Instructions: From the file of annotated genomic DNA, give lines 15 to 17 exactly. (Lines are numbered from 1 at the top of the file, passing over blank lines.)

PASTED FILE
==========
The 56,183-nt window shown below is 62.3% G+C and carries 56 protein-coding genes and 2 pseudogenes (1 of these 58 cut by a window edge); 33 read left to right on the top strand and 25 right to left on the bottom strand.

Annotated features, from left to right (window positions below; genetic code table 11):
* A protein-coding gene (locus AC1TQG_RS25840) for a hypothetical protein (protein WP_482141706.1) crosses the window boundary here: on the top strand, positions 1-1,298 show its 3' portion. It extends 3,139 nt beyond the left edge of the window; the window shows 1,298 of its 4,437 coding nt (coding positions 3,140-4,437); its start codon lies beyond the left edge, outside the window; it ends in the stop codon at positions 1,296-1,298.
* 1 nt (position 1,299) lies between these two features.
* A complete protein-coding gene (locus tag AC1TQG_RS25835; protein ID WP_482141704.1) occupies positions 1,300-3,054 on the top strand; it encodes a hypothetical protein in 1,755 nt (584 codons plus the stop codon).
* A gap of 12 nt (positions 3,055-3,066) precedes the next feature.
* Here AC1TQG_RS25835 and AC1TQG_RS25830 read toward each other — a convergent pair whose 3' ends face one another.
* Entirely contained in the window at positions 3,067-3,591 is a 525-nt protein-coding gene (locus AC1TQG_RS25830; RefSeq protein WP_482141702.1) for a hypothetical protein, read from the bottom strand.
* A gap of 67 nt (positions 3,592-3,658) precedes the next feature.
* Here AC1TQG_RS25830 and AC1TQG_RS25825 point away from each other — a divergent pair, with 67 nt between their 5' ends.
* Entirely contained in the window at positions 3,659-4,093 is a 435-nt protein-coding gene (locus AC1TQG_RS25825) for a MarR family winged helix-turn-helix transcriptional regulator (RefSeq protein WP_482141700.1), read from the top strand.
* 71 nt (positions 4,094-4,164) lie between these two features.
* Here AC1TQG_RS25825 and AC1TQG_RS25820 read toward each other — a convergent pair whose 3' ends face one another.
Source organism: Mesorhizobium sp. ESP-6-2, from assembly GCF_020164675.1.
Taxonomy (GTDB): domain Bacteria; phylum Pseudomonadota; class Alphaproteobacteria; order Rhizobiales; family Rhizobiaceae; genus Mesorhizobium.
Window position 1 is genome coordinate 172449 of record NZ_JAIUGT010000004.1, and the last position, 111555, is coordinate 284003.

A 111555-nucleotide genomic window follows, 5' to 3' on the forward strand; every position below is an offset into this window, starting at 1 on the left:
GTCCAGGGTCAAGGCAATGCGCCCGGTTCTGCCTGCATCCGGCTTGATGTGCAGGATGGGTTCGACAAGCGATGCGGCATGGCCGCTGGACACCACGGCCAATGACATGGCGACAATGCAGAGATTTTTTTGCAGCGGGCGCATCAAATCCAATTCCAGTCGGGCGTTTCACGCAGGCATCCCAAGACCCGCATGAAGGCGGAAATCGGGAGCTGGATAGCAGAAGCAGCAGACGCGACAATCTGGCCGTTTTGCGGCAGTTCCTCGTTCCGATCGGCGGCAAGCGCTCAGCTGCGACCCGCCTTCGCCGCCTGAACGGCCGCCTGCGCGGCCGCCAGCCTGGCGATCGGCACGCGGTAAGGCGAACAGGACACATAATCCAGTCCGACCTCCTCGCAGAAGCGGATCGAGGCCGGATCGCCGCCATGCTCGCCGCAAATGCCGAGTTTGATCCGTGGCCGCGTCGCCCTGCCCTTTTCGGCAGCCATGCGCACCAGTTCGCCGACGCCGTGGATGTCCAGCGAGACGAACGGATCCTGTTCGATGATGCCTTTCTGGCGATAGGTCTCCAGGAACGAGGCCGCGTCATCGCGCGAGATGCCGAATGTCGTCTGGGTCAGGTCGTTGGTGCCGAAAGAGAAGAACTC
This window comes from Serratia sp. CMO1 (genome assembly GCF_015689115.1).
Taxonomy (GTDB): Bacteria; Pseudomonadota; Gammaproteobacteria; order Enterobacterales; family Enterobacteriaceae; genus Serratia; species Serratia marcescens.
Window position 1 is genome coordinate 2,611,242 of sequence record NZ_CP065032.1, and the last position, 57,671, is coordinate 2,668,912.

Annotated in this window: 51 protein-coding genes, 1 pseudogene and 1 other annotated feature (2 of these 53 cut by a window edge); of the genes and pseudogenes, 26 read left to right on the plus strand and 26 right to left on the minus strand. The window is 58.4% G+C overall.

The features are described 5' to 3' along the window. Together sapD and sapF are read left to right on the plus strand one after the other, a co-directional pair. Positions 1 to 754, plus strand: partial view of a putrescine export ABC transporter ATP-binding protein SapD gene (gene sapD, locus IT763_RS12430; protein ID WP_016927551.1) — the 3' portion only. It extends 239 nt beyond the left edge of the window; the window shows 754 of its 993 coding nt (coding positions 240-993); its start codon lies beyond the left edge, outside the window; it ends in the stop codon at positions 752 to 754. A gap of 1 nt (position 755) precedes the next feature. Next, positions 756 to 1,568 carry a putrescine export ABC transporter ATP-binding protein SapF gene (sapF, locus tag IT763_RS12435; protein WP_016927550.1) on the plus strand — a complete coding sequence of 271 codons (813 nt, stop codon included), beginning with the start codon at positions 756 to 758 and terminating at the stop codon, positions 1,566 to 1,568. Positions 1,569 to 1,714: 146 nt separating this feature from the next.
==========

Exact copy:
Taxonomy (GTDB): domain Bacteria; phylum Pseudomonadota; class Alphaproteobacteria; order Rhizobiales; family Rhizobiaceae; genus Mesorhizobium.
Window position 1 is genome coordinate 172449 of record NZ_JAIUGT010000004.1, and the last position, 111555, is coordinate 284003.

A 111555-nucleotide genomic window follows, 5' to 3' on the forward strand; every position below is an offset into this window, starting at 1 on the left: